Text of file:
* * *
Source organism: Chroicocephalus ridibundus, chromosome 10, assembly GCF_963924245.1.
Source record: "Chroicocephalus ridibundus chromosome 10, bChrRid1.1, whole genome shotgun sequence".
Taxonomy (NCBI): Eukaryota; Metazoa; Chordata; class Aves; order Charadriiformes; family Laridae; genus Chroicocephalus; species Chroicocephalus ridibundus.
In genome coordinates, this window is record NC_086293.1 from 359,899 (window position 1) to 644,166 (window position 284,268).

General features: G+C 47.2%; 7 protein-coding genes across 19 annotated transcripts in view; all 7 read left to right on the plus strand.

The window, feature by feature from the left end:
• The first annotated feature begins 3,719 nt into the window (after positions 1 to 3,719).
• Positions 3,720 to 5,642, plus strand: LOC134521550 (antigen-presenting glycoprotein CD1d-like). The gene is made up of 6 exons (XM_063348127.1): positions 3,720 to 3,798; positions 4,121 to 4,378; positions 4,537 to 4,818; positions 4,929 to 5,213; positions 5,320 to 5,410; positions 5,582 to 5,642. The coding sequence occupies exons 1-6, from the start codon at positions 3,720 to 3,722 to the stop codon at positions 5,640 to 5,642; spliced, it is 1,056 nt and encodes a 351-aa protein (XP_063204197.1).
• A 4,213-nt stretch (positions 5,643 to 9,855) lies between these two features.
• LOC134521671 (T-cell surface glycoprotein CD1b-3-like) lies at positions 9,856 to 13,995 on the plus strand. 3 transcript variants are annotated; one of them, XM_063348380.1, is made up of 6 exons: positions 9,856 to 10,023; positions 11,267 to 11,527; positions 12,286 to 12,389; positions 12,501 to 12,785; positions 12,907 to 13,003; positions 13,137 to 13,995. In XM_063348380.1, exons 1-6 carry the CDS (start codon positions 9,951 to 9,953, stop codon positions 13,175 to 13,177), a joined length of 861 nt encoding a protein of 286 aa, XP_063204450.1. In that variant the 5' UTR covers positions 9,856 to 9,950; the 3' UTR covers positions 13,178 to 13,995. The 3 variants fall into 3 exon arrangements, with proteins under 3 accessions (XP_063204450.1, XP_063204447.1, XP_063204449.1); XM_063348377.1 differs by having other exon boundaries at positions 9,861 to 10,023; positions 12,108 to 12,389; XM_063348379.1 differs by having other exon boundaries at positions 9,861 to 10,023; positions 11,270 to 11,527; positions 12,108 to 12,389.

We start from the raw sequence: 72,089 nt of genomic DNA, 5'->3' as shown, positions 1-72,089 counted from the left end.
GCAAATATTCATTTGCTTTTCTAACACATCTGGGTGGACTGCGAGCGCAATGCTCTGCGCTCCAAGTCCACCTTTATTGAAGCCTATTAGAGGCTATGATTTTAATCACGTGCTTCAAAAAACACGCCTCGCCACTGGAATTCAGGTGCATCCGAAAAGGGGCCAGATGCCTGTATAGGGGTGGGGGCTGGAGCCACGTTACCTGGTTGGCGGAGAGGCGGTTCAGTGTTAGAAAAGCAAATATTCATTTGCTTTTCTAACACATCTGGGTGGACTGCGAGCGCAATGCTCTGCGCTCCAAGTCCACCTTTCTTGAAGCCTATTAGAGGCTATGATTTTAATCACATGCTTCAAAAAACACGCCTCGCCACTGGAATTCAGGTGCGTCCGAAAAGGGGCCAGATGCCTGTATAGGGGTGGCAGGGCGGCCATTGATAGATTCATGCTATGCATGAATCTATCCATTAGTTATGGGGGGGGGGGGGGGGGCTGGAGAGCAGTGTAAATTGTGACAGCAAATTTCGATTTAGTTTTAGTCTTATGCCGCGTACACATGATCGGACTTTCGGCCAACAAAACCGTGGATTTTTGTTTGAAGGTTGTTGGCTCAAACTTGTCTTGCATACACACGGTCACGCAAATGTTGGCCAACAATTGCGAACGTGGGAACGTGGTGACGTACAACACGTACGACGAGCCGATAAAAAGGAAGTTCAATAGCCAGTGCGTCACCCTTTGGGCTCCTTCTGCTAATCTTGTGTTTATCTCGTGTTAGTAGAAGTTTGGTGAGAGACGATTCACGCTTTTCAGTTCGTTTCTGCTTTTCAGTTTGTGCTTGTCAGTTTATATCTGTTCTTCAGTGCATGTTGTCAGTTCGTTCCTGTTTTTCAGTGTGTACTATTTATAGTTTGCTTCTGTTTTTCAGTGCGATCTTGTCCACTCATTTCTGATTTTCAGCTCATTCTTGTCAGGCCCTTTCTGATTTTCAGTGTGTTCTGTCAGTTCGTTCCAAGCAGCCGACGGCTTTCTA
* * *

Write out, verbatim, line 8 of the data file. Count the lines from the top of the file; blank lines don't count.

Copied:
• Positions 3,720 to 5,642, plus strand: LOC134521550 (antigen-presenting glycoprotein CD1d-like). The gene is made up of 6 exons (XM_063348127.1): positions 3,720 to 3,798; positions 4,121 to 4,378; positions 4,537 to 4,818; positions 4,929 to 5,213; positions 5,320 to 5,410; positions 5,582 to 5,642. The coding sequence occupies exons 1-6, from the start codon at positions 3,720 to 3,722 to the stop codon at positions 5,640 to 5,642; spliced, it is 1,056 nt and encodes a 351-aa protein (XP_063204197.1).